The efficacy of SMART Arm training early after stroke for stroke survivors with severe upper limb disability a protocol for a randomised controlled trial

Sandra G Brauer, Kathryn S Hayward, Richard G Carson, Andrew G Cresswell, Ruth N Barker

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Recovery of upper limb function after stroke is poor. The acute to subacutephase after stroke is the optimal time window to promote the recovery ofupper limb function. The dose and content of training providedconventionally during this phase is however, unlikely to be adequate todrive functional recovery, especially in the presence of severe motordisability. The current study concerns an approach to address thisshortcoming, through evaluation of the SMART Arm, a non-robotic device thatenables intensive and repetitive practice of reaching by stroke survivorswith severe upper limb disability, with the aim of improving upper limbfunction. The outcomes of SMART Arm training with or withoutoutcome-triggered electrical stimulation (OT-stim) to augment movement andusual therapy will be compared to usual therapy alone.

A prospective, assessor-blinded parallel, three-group randomised controlledtrial is being conducted. Seventy-five participants with a first-everunilateral stroke less than 4 months previously, who present with severe armdisability (three or fewer out of a possible six points on the MotorAssessment Scale [MAS] Item 6), will be recruited from inpatientrehabilitation facilities. Participants will be randomly allocated to one ofthree dose-matched groups: SMART Arm training with OT-stim andusual therapy; SMART Arm training without OT-stim and usualtherapy; or usual therapy alone. All participants will receive 20 hours ofupper limb training over four weeks. Blinded assessors will conduct fourassessments: pre intervention (0-weeks), post intervention (4-weeks), 26weeks and 52 weeks follow-up. The primary outcome measure is MAS item 6. Allanalyses will be based on an intention-to-treat principle.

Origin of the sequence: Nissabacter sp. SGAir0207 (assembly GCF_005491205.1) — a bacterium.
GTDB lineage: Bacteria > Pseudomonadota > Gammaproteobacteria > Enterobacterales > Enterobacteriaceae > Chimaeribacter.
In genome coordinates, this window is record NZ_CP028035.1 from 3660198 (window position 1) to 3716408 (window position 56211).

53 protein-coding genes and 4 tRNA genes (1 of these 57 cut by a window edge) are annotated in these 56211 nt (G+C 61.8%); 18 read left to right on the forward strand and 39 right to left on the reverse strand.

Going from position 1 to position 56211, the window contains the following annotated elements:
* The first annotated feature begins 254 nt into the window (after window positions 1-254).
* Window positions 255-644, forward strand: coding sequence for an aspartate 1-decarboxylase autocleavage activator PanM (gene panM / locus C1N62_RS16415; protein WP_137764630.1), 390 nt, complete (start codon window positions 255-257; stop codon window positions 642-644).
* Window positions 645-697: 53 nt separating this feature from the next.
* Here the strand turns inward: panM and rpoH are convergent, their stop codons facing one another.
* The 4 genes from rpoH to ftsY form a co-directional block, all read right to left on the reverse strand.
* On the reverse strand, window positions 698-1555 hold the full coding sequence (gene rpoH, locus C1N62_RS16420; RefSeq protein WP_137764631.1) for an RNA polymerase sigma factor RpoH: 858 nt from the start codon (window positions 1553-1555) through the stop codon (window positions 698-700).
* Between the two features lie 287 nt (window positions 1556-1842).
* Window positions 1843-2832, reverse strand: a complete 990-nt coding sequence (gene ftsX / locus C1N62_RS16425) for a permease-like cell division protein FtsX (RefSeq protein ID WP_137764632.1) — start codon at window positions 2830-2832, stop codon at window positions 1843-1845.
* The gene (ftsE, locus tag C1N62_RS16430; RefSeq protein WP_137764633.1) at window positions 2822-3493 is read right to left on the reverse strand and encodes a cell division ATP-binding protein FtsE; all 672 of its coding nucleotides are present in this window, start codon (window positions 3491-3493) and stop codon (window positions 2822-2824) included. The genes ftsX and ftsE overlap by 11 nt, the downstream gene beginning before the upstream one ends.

By enabling intensive and repetitive practice of a functional upper limb taskduring inpatient rehabilitation, SMART Arm training with or without OT-stimin combination with usual therapy, has the potential to improve recovery ofupper limb function in those with severe motor disability. The immediate andlong-term effects of SMART Arm training on upper limb impairment, activityand participation will be explored, in addition to the benefit of trainingwith or without OT-stim to augment movement when compared to usual therapyalone.
Original languageEnglish
JournalBMC Neurology
Publication statusPublished - 02 Jul 2013


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